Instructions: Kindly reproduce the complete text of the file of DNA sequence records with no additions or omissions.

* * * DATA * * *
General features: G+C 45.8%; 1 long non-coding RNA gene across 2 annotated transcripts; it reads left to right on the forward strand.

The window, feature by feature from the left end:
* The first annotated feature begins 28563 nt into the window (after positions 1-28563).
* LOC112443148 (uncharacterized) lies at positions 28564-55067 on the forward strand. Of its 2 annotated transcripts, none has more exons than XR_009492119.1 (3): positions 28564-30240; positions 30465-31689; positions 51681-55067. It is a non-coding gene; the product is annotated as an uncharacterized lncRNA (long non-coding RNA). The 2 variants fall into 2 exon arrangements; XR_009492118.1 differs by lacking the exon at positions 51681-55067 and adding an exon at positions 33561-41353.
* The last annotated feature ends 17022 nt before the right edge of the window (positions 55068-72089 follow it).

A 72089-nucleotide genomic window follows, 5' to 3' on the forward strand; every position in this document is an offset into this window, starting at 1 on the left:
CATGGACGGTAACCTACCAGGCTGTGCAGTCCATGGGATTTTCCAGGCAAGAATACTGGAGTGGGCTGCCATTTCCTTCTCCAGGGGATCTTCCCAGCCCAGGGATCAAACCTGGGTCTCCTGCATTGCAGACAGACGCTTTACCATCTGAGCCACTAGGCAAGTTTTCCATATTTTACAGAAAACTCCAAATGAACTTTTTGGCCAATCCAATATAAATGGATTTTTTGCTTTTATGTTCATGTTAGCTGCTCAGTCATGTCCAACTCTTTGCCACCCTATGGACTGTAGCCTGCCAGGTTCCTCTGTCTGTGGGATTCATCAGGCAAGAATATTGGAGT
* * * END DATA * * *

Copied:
General features: G+C 45.8%; 1 long non-coding RNA gene across 2 annotated transcripts; it reads left to right on the forward strand.

The window, feature by feature from the left end:
* The first annotated feature begins 28563 nt into the window (after positions 1-28563).
* LOC112443148 (uncharacterized) lies at positions 28564-55067 on the forward strand. Of its 2 annotated transcripts, none has more exons than XR_009492119.1 (3): positions 28564-30240; positions 30465-31689; positions 51681-55067. It is a non-coding gene; the product is annotated as an uncharacterized lncRNA (long non-coding RNA). The 2 variants fall into 2 exon arrangements; XR_009492118.1 differs by lacking the exon at positions 51681-55067 and adding an exon at positions 33561-41353.
* The last annotated feature ends 17022 nt before the right edge of the window (positions 55068-72089 follow it).

A 72089-nucleotide genomic window follows, 5' to 3' on the forward strand; every position in this document is an offset into this window, starting at 1 on the left:
CATGGACGGTAACCTACCAGGCTGTGCAGTCCATGGGATTTTCCAGGCAAGAATACTGGAGTGGGCTGCCATTTCCTTCTCCAGGGGATCTTCCCAGCCCAGGGATCAAACCTGGGTCTCCTGCATTGCAGACAGACGCTTTACCATCTGAGCCACTAGGCAAGTTTTCCATATTTTACAGAAAACTCCAAATGAACTTTTTGGCCAATCCAATATAAATGGATTTTTTGCTTTTATGTTCATGTTAGCTGCTCAGTCATGTCCAACTCTTTGCCACCCTATGGACTGTAGCCTGCCAGGTTCCTCTGTCTGTGGGATTCATCAGGCAAGAATATTGGAGT